Efforts are under way to create a committee to preserve the Lyon Mountain fire tower as a historical asset and recreational draw for the small town.
Courtesy of VisitAdirondacks.com
Lyon Mountain The peak here, where summertime staffers would daily climb the still-standing fire tower to stand vigilant against wildfires, remains a popular climb, in part because of the history of that now-disheveled structure.
With the building only partly restored after the New York Department of Environmental Conservation acquired it in 2008. Steps and landings were replaced and the tower was painted. It could use a few more friends to ensure it remains a draw, said Adirondack Fire Tower Association Director David Thomas-Train.
“Towers are rather magnetic,” said Thomas-Train. “Hikers, firefighters, engineers, environmentalists, educators all seem to like them. Kids love them.”
Dannemora Town Councilman Ken Brassard Jr. said on a recent holiday climb, he passed three groups of two on his way to the summit. Because the mountain hosted a small ski resort until the '70s, people often carry up skis or snowboards and slide down the old, overgrown glades.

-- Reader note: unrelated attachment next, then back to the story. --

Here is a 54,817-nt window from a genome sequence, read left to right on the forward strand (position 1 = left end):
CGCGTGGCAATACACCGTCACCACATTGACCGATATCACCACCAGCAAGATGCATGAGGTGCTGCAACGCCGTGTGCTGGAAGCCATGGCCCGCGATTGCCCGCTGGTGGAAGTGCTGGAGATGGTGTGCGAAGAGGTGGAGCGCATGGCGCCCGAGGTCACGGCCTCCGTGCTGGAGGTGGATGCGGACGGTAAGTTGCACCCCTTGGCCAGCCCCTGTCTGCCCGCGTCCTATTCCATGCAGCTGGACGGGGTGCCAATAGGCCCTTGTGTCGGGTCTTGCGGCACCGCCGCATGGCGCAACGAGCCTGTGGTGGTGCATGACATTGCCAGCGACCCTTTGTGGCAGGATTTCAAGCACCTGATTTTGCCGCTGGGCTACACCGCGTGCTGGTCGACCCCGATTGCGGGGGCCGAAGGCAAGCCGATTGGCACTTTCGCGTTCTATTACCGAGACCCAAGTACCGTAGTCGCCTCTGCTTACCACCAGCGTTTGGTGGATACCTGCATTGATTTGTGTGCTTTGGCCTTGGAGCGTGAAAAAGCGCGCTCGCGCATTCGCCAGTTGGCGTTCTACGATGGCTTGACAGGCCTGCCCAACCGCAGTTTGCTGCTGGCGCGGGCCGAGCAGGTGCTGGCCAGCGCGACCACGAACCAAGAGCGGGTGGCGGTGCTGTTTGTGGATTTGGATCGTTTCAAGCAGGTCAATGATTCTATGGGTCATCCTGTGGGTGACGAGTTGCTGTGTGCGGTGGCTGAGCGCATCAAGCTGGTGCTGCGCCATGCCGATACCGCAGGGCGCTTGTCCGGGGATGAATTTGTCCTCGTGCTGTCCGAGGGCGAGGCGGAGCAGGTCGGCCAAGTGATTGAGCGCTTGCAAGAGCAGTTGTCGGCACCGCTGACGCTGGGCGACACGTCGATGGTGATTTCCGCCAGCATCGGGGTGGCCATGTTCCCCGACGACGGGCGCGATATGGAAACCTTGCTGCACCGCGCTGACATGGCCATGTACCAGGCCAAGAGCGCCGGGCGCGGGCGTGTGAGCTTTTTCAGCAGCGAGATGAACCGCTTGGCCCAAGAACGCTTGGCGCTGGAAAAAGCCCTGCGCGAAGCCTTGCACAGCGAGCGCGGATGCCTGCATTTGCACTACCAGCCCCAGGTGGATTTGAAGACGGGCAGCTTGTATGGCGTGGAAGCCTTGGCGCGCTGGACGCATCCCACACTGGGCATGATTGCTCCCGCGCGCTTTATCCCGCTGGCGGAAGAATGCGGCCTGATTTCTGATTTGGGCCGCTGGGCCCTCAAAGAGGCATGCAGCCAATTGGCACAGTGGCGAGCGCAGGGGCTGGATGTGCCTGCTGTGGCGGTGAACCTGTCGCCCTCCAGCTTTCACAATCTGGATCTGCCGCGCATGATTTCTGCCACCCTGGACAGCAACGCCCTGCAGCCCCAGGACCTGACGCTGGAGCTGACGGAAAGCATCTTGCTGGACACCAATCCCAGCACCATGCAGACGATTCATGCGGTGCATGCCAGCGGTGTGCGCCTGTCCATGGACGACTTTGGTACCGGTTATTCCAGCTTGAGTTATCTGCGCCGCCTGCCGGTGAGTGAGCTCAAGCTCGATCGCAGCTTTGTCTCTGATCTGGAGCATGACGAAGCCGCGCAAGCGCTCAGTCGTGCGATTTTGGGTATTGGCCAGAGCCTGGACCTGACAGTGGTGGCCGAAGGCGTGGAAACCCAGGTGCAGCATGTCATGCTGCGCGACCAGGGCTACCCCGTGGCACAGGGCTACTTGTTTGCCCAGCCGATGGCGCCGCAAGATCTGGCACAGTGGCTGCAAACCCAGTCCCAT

There's no budget or group for tower maintenance right now, though it houses a radio repeater for the forest service. Clear needs at the tower include roof repairs, foundation work, stair fencing and railing installation. Before any of that work can begin, an engineering study has to be completed. DEC forester Dan Levy said he already initiated that process during the Feb. 21 meeting to gauge interest in forming a friends of the fire tower group.
The tower can become an asset to the mountain if preserved, and a destination if enhanced. Thomas-Train first became involved with the five-year-old fire tower association as a friend of the Pok-O-Moonshine tower, which today has brochures describing the building and its history along with interpretive elements to educate visitors.
The same sort of effort at Lyon Mountain would be pursued under and Adopt-A-Natural-Resource Agreement with the DEC. The agreement gives liability and workers' compensation insurance to volunteers working on a tower. It also makes the adopting group eligible for matching funds from the DEC that can cover costs like printing brochures and materials for tower repairs.